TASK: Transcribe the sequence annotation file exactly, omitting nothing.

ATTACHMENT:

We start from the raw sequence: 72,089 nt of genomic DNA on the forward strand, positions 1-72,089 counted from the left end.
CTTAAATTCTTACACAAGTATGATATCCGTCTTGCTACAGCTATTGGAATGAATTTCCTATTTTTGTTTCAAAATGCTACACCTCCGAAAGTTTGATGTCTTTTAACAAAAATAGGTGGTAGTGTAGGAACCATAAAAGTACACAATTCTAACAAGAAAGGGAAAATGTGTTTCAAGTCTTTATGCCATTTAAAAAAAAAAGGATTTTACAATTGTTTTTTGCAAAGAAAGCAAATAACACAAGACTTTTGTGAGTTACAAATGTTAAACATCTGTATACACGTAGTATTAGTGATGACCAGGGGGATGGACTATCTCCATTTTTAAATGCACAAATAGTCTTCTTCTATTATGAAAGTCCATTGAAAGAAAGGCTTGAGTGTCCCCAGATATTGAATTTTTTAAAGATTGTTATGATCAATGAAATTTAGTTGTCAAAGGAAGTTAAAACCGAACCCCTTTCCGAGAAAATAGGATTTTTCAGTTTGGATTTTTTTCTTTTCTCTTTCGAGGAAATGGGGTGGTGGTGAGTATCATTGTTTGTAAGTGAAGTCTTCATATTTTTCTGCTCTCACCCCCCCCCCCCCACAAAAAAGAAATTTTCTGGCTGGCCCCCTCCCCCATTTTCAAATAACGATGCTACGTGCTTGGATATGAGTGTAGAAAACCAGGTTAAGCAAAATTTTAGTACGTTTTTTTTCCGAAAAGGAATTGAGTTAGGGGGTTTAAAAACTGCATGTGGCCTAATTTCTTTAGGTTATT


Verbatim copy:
We start from the raw sequence: 72,089 nt of genomic DNA on the forward strand, positions 1-72,089 counted from the left end.
CTTAAATTCTTACACAAGTATGATATCCGTCTTGCTACAGCTATTGGAATGAATTTCCTATTTTTGTTTCAAAATGCTACACCTCCGAAAGTTTGATGTCTTTTAACAAAAATAGGTGGTAGTGTAGGAACCATAAAAGTACACAATTCTAACAAGAAAGGGAAAATGTGTTTCAAGTCTTTATGCCATTTAAAAAAAAAAGGATTTTACAATTGTTTTTTGCAAAGAAAGCAAATAACACAAGACTTTTGTGAGTTACAAATGTTAAACATCTGTATACACGTAGTATTAGTGATGACCAGGGGGATGGACTATCTCCATTTTTAAATGCACAAATAGTCTTCTTCTATTATGAAAGTCCATTGAAAGAAAGGCTTGAGTGTCCCCAGATATTGAATTTTTTAAAGATTGTTATGATCAATGAAATTTAGTTGTCAAAGGAAGTTAAAACCGAACCCCTTTCCGAGAAAATAGGATTTTTCAGTTTGGATTTTTTTCTTTTCTCTTTCGAGGAAATGGGGTGGTGGTGAGTATCATTGTTTGTAAGTGAAGTCTTCATATTTTTCTGCTCTCACCCCCCCCCCCCCACAAAAAAGAAATTTTCTGGCTGGCCCCCTCCCCCATTTTCAAATAACGATGCTACGTGCTTGGATATGAGTGTAGAAAACCAGGTTAAGCAAAATTTTAGTACGTTTTTTTTCCGAAAAGGAATTGAGTTAGGGGGTTTAAAAACTGCATGTGGCCTAATTTCTTTAGGTTATT